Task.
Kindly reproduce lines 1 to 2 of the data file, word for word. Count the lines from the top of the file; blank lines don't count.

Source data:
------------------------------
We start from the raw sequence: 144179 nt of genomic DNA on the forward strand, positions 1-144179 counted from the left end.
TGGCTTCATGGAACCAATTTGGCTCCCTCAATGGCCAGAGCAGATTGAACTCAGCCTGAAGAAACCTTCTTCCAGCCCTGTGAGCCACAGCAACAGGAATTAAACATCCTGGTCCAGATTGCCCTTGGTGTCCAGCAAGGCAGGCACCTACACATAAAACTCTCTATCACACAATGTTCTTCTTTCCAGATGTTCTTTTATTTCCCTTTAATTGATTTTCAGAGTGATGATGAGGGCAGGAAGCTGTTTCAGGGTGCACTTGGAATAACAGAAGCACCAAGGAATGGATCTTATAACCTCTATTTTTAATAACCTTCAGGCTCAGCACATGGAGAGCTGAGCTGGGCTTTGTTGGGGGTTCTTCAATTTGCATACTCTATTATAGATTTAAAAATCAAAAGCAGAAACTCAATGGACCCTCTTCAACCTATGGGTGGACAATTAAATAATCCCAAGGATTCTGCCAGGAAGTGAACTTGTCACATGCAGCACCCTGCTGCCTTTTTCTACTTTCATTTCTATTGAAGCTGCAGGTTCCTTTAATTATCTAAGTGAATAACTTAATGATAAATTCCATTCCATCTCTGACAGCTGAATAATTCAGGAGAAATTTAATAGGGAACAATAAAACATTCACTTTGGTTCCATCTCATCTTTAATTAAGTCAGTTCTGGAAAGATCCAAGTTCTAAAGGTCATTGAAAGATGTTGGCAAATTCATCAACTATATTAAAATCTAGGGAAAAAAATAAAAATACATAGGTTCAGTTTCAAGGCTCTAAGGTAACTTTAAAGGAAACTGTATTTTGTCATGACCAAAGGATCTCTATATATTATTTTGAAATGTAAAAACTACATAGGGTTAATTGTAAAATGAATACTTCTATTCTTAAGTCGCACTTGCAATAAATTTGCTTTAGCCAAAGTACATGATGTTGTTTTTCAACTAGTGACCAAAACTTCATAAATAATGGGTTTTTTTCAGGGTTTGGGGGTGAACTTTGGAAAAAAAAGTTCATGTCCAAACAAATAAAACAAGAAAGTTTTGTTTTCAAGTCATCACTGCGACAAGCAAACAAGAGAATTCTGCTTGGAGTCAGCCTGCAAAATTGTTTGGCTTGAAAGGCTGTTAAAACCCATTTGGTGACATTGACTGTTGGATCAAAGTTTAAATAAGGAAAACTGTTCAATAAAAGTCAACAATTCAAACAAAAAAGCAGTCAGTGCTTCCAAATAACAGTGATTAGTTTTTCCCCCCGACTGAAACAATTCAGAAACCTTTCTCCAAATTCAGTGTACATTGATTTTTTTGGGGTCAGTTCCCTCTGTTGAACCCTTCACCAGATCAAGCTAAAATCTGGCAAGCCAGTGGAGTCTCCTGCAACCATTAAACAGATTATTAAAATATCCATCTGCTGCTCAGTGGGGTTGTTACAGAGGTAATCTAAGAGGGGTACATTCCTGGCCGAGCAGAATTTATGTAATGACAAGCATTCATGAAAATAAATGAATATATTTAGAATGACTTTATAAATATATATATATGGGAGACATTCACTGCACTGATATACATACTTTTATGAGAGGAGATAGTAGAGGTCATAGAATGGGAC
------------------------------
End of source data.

We start from the raw sequence: 144179 nt of genomic DNA on the forward strand, positions 1-144179 counted from the left end.
TGGCTTCATGGAACCAATTTGGCTCCCTCAATGGCCAGAGCAGATTGAACTCAGCCTGAAGAAACCTTCTTCCAGCCCTGTGAGCCACAGCAACAGGAATTAAACATCCTGGTCCAGATTGCCCTTGGTGTCCAGCAAGGCAGGCACCTACACATAAAACTCTCTATCACACAATGTTCTTCTTTCCAGATGTTCTTTTATTTCCCTTTAATTGATTTTCAGAGTGATGATGAGGGCAGGAAGCTGTTTCAGGGTGCACTTGGAATAACAGAAGCACCAAGGAATGGATCTTATAACCTCTATTTTTAATAACCTTCAGGCTCAGCACATGGAGAGCTGAGCTGGGCTTTGTTGGGGGTTCTTCAATTTGCATACTCTATTATAGATTTAAAAATCAAAAGCAGAAACTCAATGGACCCTCTTCAACCTATGGGTGGACAATTAAATAATCCCAAGGATTCTGCCAGGAAGTGAACTTGTCACATGCAGCACCCTGCTGCCTTTTTCTACTTTCATTTCTATTGAAGCTGCAGGTTCCTTTAATTATCTAAGTGAATAACTTAATGATAAATTCCATTCCATCTCTGACAGCTGAATAATTCAGGAGAAATTTAATAGGGAACAATAAAACATTCACTTTGGTTCCATCTCATCTTTAATTAAGTCAGTTCTGGAAAGATCCAAGTTCTAAAGGTCATTGAAAGATGTTGGCAAATTCATCAACTATATTAAAATCTAGGGAAAAAAATAAAAATACATAGGTTCAGTTTCAAGGCTCTAAGGTAACTTTAAAGGAAACTGTATTTTGTCATGACCAAAGGATCTCTATATATTATTTTGAAATGTAAAAACTACATAGGGTTAATTGTAAAATGAATACTTCTATTCTTAAGTCGCACTTGCAATAAATTTGCTTTAGCCAAAGTACATGATGTTGTTTTTCAACTAGTGACCAAAACTTCATAAATAATGGGTTTTTTTCAGGGTTTGGGGGTGAACTTTGGAAAAAAAAGTTCATGTCCAAACAAATAAAACAAGAAAGTTTTGTTTTCAAGTCATCACTGCGACAAGCAAACAAGAGAATTCTGCTTGGAGTCAGCCTGCAAAATTGTTTGGCTTGAAAGGCTGTTAAAACCCATTTGGTGACATTGACTGTTGGATCAAAGTTTAAATAAGGAAAACTGTTCAATAAAAGTCAACAATTCAAACAAAAAAGCAGTCAGTGCTTCCAAATAACAGTGATTAGTTTTTCCCCCCGACTGAAACAATTCAGAAACCTTTCTCCAAATTCAGTGTACATTGATTTTTTTGGGGTCAGTTCCCTCTGTTGAACCCTTCACCAGATCAAGCTAAAATCTGGCAAGCCAGTGGAGTCTCCTGCAACCATTAAACAGATTATTAAAATATCCATCTGCTGCTCAGTGGGGTTGTTACAGAGGTAATCTAAGAGGGGTACATTCCTGGCCGAGCAGAATTTATGTAATGACAAGCATTCATGAAAATAAATGAATATATTTAGAATGACTTTATAAATATATATATATGGGAGACATTCACTGCACTGATATACATACTTTTATGAGAGGAGATAGTAGAGGTCATAGAATGGGAC